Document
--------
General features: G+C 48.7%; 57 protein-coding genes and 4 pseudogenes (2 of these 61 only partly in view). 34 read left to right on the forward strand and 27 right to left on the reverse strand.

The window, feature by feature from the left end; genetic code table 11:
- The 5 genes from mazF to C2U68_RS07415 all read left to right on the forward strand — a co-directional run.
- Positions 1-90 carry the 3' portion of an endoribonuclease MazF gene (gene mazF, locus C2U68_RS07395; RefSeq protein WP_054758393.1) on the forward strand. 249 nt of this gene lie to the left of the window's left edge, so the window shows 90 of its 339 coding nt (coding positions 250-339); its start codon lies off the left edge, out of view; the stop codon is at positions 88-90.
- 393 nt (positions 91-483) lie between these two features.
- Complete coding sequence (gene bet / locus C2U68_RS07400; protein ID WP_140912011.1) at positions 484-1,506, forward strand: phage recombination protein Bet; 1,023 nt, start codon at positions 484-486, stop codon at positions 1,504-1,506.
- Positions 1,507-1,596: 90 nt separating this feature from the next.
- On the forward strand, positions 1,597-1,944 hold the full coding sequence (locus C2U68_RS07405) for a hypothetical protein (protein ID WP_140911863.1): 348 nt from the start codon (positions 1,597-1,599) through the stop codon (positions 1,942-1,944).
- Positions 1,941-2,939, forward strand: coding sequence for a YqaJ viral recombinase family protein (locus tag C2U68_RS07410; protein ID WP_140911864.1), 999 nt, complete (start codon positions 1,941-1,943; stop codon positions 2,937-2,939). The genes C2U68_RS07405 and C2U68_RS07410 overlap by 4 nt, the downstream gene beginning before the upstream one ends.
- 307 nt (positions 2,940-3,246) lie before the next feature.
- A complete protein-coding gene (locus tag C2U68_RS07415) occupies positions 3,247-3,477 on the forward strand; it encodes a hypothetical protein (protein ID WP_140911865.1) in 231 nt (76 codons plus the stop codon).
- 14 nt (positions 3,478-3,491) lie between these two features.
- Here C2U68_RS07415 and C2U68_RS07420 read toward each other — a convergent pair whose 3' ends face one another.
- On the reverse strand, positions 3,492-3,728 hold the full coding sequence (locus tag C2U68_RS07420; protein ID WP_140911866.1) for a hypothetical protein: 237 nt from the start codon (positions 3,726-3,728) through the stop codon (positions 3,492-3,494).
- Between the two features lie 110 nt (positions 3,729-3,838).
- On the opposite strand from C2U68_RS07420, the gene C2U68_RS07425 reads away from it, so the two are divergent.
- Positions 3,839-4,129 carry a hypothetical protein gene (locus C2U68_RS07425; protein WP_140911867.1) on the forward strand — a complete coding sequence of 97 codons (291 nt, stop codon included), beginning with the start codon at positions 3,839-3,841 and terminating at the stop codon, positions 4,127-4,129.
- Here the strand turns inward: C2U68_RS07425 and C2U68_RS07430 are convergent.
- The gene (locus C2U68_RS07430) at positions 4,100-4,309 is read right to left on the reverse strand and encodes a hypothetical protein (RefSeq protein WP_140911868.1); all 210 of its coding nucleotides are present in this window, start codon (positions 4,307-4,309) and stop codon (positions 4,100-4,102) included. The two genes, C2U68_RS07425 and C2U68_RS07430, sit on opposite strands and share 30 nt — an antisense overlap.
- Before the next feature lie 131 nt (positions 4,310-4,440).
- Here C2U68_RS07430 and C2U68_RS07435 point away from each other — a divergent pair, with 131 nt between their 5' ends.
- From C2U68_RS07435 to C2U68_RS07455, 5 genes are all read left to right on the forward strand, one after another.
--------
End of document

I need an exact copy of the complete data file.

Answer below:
General features: G+C 48.7%; 57 protein-coding genes and 4 pseudogenes (2 of these 61 only partly in view). 34 read left to right on the forward strand and 27 right to left on the reverse strand.

The window, feature by feature from the left end; genetic code table 11:
- The 5 genes from mazF to C2U68_RS07415 all read left to right on the forward strand — a co-directional run.
- Positions 1-90 carry the 3' portion of an endoribonuclease MazF gene (gene mazF, locus C2U68_RS07395; RefSeq protein WP_054758393.1) on the forward strand. 249 nt of this gene lie to the left of the window's left edge, so the window shows 90 of its 339 coding nt (coding positions 250-339); its start codon lies off the left edge, out of view; the stop codon is at positions 88-90.
- 393 nt (positions 91-483) lie between these two features.
- Complete coding sequence (gene bet / locus C2U68_RS07400; protein ID WP_140912011.1) at positions 484-1,506, forward strand: phage recombination protein Bet; 1,023 nt, start codon at positions 484-486, stop codon at positions 1,504-1,506.
- Positions 1,507-1,596: 90 nt separating this feature from the next.
- On the forward strand, positions 1,597-1,944 hold the full coding sequence (locus C2U68_RS07405) for a hypothetical protein (protein ID WP_140911863.1): 348 nt from the start codon (positions 1,597-1,599) through the stop codon (positions 1,942-1,944).
- Positions 1,941-2,939, forward strand: coding sequence for a YqaJ viral recombinase family protein (locus tag C2U68_RS07410; protein ID WP_140911864.1), 999 nt, complete (start codon positions 1,941-1,943; stop codon positions 2,937-2,939). The genes C2U68_RS07405 and C2U68_RS07410 overlap by 4 nt, the downstream gene beginning before the upstream one ends.
- 307 nt (positions 2,940-3,246) lie before the next feature.
- A complete protein-coding gene (locus tag C2U68_RS07415) occupies positions 3,247-3,477 on the forward strand; it encodes a hypothetical protein (protein ID WP_140911865.1) in 231 nt (76 codons plus the stop codon).
- 14 nt (positions 3,478-3,491) lie between these two features.
- Here C2U68_RS07415 and C2U68_RS07420 read toward each other — a convergent pair whose 3' ends face one another.
- On the reverse strand, positions 3,492-3,728 hold the full coding sequence (locus tag C2U68_RS07420; protein ID WP_140911866.1) for a hypothetical protein: 237 nt from the start codon (positions 3,726-3,728) through the stop codon (positions 3,492-3,494).
- Between the two features lie 110 nt (positions 3,729-3,838).
- On the opposite strand from C2U68_RS07420, the gene C2U68_RS07425 reads away from it, so the two are divergent.
- Positions 3,839-4,129 carry a hypothetical protein gene (locus C2U68_RS07425; protein WP_140911867.1) on the forward strand — a complete coding sequence of 97 codons (291 nt, stop codon included), beginning with the start codon at positions 3,839-3,841 and terminating at the stop codon, positions 4,127-4,129.
- Here the strand turns inward: C2U68_RS07425 and C2U68_RS07430 are convergent.
- The gene (locus C2U68_RS07430) at positions 4,100-4,309 is read right to left on the reverse strand and encodes a hypothetical protein (RefSeq protein WP_140911868.1); all 210 of its coding nucleotides are present in this window, start codon (positions 4,307-4,309) and stop codon (positions 4,100-4,102) included. The two genes, C2U68_RS07425 and C2U68_RS07430, sit on opposite strands and share 30 nt — an antisense overlap.
- Before the next feature lie 131 nt (positions 4,310-4,440).
- Here C2U68_RS07430 and C2U68_RS07435 point away from each other — a divergent pair, with 131 nt between their 5' ends.
- From C2U68_RS07435 to C2U68_RS07455, 5 genes are all read left to right on the forward strand, one after another.